Every year, I join MLB.com and set up a 12-team league, where I try and create the best team from a preset list of players that I want to pick. For the most part, I do get the players I want, and it usually works out well, in fact, last year, thanks to Adrian Gonzalez, my first-round pick, I made it to the postseason for the first time, although I lost in the league championship.
This year, I have compiled my "Billy Beane" list, or the players that I would draft in a perfect world, in the hopes that my team, the Nagoya Yowanes, make a second consecutive championship appearance.
The draft is 16 rounds, and each player chosen is from MLB.com's top 200 player list. Pitchers are replaced with pitching staffs, so for instance, I will choose two pitching staffs, like the Phillies and the Rangers, rather than individual pitchers, which most other leagues do.
Without further ado, I give you some players that you should consider drafting in order to build that championship-caliber fantasy baseball club, based on who I'd draft.
In this draft, we are operating under the assumption that you do not get the first overall pick, more the middle, which is where I like to draft. With Matt Kemp and Albert Pujols presumably off the board, I tab Justin Upton as the face of my franchise.
Upton is a great hitter with good speed and yearly All-Star potential, all at the tender age of 24. The fact that he is so young shows that he has a chance to have an MVP-caliber season each year until he reaches his prime. He also plays in a hitter's paradise, Chase Field, for half the year.
Upton has clearly proven that he can be a franchise cornerstone in Arizona for years to come, and for that, he deserves to be a first-rounder.
Dustin Pedroia is a beneficiary of the hitter's paradise known as Fenway Park, and although he may only have 75 home runs to his credit, he still can hit, as evidenced by his .305 average.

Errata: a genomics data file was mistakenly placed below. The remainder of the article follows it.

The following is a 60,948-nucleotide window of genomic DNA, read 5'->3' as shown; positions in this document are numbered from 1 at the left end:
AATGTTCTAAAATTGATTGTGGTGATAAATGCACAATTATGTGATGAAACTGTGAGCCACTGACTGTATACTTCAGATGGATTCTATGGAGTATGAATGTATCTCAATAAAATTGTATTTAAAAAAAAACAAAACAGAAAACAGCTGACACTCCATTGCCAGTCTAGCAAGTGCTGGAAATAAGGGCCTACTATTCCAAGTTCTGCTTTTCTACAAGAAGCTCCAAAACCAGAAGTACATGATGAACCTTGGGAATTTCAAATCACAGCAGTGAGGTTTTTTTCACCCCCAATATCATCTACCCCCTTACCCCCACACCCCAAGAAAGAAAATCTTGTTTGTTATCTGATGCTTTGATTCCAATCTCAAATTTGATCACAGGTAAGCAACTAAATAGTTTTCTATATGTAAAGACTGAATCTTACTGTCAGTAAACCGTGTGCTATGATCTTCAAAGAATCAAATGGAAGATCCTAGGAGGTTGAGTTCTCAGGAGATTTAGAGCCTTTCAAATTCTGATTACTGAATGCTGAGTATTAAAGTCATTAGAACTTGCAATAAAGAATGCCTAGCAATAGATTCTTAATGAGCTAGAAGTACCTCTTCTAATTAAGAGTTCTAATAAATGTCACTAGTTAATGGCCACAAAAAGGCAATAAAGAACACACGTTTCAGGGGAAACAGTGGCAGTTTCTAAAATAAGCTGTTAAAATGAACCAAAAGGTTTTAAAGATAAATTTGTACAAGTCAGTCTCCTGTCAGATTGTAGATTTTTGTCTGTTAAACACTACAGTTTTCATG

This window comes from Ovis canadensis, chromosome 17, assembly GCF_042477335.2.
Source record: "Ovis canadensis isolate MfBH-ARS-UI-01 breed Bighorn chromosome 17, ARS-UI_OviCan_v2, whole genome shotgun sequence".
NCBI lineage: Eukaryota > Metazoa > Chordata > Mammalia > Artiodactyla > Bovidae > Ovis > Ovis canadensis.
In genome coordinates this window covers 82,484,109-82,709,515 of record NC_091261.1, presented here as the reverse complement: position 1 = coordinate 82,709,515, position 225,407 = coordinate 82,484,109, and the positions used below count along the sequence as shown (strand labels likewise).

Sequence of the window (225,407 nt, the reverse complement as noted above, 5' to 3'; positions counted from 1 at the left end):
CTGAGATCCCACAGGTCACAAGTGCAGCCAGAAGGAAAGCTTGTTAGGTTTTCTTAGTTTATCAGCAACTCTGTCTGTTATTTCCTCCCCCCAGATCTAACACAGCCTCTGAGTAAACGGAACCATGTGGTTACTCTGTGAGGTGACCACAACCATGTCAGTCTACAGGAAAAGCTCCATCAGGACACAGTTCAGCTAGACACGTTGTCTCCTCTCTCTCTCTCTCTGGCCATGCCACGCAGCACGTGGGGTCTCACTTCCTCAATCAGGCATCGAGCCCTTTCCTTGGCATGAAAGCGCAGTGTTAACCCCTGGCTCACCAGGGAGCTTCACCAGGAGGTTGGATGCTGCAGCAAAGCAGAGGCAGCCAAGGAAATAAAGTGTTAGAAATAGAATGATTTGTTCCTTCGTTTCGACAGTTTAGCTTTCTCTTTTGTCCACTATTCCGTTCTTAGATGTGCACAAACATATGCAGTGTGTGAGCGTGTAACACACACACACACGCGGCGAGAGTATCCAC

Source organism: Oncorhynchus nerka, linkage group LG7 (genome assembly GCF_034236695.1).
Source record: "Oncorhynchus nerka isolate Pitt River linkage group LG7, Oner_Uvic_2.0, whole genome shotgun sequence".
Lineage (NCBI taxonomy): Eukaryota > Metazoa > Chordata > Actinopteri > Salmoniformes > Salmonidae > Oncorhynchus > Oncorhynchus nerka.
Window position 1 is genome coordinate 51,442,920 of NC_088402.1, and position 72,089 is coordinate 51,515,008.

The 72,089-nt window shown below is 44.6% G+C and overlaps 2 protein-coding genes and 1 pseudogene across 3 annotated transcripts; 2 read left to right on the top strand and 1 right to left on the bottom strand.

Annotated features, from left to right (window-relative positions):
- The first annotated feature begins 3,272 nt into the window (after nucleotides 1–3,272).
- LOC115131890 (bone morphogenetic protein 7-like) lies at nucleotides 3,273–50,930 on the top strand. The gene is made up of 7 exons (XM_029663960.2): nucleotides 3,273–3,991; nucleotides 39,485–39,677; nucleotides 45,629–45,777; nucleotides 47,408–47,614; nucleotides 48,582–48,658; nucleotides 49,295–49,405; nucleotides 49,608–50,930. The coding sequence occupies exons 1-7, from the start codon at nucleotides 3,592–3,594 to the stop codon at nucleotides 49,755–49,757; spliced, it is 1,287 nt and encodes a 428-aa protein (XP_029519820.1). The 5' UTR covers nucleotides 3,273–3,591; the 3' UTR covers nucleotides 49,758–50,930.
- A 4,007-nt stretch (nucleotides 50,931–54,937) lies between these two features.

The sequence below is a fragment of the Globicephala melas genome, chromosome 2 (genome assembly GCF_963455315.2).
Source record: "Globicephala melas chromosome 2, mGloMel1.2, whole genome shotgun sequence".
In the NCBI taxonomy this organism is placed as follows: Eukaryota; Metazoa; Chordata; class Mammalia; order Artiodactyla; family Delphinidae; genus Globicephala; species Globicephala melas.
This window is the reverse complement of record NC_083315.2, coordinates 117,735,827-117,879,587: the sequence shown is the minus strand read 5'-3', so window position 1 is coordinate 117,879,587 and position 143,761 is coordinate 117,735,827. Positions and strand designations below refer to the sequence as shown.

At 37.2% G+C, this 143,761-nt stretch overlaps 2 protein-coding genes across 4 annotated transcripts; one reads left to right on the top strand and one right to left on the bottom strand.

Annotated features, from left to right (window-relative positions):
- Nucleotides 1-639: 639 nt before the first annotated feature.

Pedroia has made the All-Star game three out of five times, and has won the AL MVP. He, like Robinson Cano, is one of the better hitting second baseman out there, and is certainly worth investing a second-round pick on.
Last year, I opted to select the best catcher available in the draft, Joe Mauer. That turned out to be a mistake. This year, I will hopefully do it again, only with better results.
Brian McCann is one of the very few Atlanta Braves I have come to respect. He's a great hitter who has managed to thrive playing in the tough NL East. McCann has made the All-Star team in each of his six full seasons, capped off with an All-Star Game MVP in the 2010 game. In addition, he is a five-time Silver Slugger.
McCann is definitely the guy that you want behind the plate, so if you're not averse to selecting a catcher early in the draft, I recommend him.
With Albert Pujols flying off with the Halos, it's time for Matt Holliday to become the team leader.
Holliday has leadership experience, he was the young leader of a resilient Rockies team that made the 2007 World Series. In addition, he is a solid three hitter, with excellent protection from guys like Carlos Beltran and David Freese.
Though he is about to enter the age where baseball menopause sets in, he seems to be holding his own quite well, especially with his career .315 average. He is definitely worth taking a look at as a second outfielder.
In fantasy baseball, steals count for points. In the case of Michael Bourn, most of his weekly points come from stealing bases.
Bourn moves from a weak Astros lineup to a stocked up Braves lineup full time, and is expected to contribute immediately.
Ordinarily, I would have gone for Jose Reyes, but considering that he is a second-rounder, and has leg problems, I decided to opt for a healthier Bourn as a typical leadoff hitter.
There seems to be something about playing for the Yankees that makes you a better player. Considering Jeter has played for the team for close to 17 years, I would definitely put aside my anti-Yankee sentiment and draft him.
Jeter may be in his late 30's, but he can still hit, and at a hitter's haven like Yankee Stadium, that's good.
The only concern I have about drafting Jeter is the possibility that he slows down this year. After all, he did only recently reach 3,000 hits, and normally, unless you're Pete Rose, that means you start going downhill. Nonetheless, he seems to be a safe choice, if a little highly rated.
I'm not one to draft based on potential, but in the case of Paul Goldschmidt, he seemed too interesting to pass up.